If you need really high precision it would be better to use a Real Time Operating System, not Windows.

I am afraid I cannot help you any further as I don’t know if there is a crate out there which let’s you register a callback function which is then periodically called, what might be the best solution.


That is worded too strongly, IMO. There are quite a few situations where a thread can sit in the background, waking up periodically and doing some work, maybe checking files for updates, or doing some kind of “garbage collection” (not in the memory management sense).


I know. I just try to teach people to not use it if there is anything else they can do, without sacrificing performance of course.

I always try to utilize I/O so I can wait for something in the file to actually be written.
Also one can use channels if working with threads, or simply try to not leave any garbage in the first-place.

One use I could understand was sending _ping_s on some socket to keep the connection up/notify that you are still there, but out of that? Not really much.

Also it is okay to use in a W.I.P. but IMO there should be no, or at least only few well documented sleep()s in finished applications.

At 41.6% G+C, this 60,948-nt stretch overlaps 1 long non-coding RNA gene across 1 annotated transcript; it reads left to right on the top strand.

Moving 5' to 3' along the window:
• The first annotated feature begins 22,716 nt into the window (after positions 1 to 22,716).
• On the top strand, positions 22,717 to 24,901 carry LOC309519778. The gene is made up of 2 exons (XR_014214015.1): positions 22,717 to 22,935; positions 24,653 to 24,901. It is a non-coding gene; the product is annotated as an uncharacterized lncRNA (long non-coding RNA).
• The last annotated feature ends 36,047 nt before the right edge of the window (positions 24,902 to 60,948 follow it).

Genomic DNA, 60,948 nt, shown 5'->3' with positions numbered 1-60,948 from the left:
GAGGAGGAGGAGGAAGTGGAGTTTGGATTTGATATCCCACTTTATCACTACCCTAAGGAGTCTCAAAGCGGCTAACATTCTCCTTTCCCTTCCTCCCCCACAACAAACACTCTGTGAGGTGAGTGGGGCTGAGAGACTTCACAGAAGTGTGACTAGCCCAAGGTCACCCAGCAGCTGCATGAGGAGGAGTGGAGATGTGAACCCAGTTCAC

There is:
And it works:

extern crate time;
extern crate schedule_recv;

fn main() {

    let tick = schedule_recv::periodic_ms(1000);
    loop {
        println!("{} cycle", time::now().strftime("%Y-%m-%d %H:%M:%S.%f").unwrap());

C:\Users\T530\Documents\rust\periodic_task>cargo run
Compiling periodic_task v0.1.0 (file:///C:/Users/T530/Documents/rust/periodic_task)
Running target\debug\periodic_task.exe
2015-07-24 13:22:20.213996100 cycle
2015-07-24 13:22:21.215669000 cycle
2015-07-24 13:22:22.215747900 cycle
2015-07-24 13:22:23.214840400 cycle
2015-07-24 13:22:24.214742900 cycle
2015-07-24 13:22:25.214096300 cycle
2015-07-24 13:22:26.214553800 cycle
2015-07-24 13:22:27.214159100 cycle
2015-07-24 13:22:28.215745900 cycle
2015-07-24 13:22:29.214512800 cycle
2015-07-24 13:22:30.213921500 cycle
2015-07-24 13:22:31.214858600 cycle
2015-07-24 13:22:32.214420400 cycle
2015-07-24 13:22:33.214491500 cycle
2015-07-24 13:22:34.214799000 cycle
2015-07-24 13:22:35.214087300 cycle
2015-07-24 13:22:36.214793800 cycle
2015-07-24 13:22:37.214199400 cycle
2015-07-24 13:22:38.215569500 cycle
2015-07-24 13:22:39.215164500 cycle


I want to use this pattern to read PLC registers (using Modbus protocol).


It works, however it is not what I said.

I thought of registering a callback function like this:

extern crate cool_crate;
use cool_crate::register_callback;

fn my_foo()

fn main()
    let handle=register_callback(1000,my_foo);

Maybe with closures too, but I don’t think that is possible:

fn main()
    let handle=register_callback(1000,move||

Still, thanks for sharing. That crate can be damn useful!


There’s also this library:

which I’ve found to be a little more accurate than schedule_recv (but just as precise), at least on linux. It really just wraps clock_nanosleep.